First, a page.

iPhone so far you can store no more than 30 prohibited photos

After a week of criticism over the new Child Sexual Abuse Photographs (CSAM) detection system, Apple said on Friday that it would only search for images that have been tagged by data centers in various countries.

Initially, Apple did not confirm how many matching images on a phone or computer would have to be found before the operating system notifies Apple to verify a person and possibly report it to authorities. On Friday, Apple confirmed the threshold was initially set at 30 images, but this number may be reduced as the system improves.

Apple also denied speculation that the new mechanism could be used to target individuals: the list of image IDs is universal and will be the same for whatever device it applies to.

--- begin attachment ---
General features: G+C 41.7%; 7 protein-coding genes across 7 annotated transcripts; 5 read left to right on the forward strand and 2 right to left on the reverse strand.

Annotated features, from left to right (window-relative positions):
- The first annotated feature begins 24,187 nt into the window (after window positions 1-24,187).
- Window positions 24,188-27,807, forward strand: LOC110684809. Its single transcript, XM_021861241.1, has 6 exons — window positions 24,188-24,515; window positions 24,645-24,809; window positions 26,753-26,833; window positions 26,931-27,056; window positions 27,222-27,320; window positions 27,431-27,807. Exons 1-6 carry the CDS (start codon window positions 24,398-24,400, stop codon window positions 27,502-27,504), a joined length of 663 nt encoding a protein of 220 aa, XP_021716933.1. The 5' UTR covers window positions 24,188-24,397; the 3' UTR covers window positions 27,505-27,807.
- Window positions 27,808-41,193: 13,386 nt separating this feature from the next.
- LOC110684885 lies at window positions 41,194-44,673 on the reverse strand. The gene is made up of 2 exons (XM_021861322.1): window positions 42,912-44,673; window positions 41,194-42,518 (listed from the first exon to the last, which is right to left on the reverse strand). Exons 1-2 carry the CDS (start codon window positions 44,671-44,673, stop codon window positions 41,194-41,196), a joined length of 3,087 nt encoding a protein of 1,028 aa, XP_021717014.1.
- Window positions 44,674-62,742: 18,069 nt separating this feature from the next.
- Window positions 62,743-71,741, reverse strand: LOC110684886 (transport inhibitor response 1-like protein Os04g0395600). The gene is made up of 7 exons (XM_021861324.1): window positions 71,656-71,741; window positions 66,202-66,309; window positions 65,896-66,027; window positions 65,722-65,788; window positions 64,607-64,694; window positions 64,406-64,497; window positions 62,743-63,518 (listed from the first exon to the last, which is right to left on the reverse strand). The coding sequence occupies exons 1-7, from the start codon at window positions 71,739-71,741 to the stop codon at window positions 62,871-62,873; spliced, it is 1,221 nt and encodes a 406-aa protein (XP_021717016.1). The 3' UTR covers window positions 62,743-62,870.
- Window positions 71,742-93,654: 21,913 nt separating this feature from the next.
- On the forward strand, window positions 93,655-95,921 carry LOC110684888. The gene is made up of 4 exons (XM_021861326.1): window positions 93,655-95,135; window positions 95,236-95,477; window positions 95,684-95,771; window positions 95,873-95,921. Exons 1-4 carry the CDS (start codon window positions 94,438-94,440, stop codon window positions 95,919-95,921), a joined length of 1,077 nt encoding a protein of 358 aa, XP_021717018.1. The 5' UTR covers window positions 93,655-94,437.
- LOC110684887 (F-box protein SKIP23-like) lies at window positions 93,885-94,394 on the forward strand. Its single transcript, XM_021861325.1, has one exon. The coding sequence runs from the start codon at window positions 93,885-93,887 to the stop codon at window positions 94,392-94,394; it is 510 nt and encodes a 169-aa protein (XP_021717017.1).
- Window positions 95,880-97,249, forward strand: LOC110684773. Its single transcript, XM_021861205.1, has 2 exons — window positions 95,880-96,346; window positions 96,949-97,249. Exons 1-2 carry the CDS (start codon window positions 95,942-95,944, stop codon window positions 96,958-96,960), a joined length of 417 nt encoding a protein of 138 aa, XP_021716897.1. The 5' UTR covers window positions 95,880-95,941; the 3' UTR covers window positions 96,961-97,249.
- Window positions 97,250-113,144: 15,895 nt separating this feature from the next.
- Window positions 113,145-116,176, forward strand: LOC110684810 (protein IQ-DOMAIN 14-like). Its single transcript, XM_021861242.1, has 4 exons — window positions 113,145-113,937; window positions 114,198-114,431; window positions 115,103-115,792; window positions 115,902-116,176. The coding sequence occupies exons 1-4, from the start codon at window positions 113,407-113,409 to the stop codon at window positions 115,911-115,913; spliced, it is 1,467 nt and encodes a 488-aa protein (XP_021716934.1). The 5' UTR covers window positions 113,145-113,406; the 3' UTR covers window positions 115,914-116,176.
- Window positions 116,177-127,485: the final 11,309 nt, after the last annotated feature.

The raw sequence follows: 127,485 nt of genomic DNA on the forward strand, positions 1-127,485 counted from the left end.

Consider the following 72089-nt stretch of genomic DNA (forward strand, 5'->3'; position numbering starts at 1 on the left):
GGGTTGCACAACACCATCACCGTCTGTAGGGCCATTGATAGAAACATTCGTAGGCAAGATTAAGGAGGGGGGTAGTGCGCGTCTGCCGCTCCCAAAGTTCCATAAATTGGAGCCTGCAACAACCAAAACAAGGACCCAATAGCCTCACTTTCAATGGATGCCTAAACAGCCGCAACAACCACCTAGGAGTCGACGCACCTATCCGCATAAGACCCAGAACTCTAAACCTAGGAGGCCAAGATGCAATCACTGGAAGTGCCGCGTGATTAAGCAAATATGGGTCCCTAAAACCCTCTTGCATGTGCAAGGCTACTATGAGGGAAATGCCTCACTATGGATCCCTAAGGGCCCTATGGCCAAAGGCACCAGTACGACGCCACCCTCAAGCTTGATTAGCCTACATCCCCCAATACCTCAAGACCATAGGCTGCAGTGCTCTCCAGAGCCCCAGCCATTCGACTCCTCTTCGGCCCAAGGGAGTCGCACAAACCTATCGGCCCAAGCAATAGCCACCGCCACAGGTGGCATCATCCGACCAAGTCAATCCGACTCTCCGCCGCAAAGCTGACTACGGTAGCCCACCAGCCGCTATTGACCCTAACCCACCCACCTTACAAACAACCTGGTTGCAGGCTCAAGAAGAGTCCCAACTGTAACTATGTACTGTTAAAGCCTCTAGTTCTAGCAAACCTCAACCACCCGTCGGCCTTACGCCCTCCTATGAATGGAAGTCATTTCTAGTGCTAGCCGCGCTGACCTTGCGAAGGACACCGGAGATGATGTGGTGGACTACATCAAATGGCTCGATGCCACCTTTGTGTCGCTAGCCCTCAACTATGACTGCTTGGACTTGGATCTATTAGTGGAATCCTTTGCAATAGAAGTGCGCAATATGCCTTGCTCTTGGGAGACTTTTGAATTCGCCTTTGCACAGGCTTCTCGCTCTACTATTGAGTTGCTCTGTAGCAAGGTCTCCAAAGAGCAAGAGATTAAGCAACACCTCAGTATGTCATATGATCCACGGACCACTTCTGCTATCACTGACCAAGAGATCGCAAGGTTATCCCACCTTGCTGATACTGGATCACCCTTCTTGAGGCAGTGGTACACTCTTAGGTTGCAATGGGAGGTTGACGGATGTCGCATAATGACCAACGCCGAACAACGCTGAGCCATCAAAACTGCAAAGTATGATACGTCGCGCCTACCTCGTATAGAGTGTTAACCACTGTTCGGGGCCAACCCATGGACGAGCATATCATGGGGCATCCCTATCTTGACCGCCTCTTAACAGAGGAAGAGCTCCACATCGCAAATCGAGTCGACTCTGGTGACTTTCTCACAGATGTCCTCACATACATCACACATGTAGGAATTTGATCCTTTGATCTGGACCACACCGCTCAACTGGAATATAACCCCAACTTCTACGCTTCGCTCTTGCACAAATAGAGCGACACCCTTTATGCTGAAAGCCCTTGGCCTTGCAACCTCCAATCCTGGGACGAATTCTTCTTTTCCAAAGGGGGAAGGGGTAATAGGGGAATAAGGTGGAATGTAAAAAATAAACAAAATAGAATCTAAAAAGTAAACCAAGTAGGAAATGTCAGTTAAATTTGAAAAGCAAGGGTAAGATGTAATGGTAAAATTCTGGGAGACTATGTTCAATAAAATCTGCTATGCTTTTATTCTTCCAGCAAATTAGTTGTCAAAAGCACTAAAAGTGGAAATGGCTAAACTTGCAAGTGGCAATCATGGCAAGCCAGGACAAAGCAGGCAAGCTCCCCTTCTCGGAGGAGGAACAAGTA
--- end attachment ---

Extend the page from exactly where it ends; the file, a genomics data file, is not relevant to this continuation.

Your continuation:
Apple also explained that the new system creates an encrypted hash database of child sexual abuse material on the device, sourced from at least two or more organizations under the patronage of individual national governments.

Apple admitted that it did a poor job in explaining the new strategy, prompting backlash from influential technology policy groups and even its own employees, who were concerned that the company was jeopardizing its reputation for protecting consumer privacy.

Apple declined to say if the criticism influenced any policies or software but said the project is still in development and will undergo changes.

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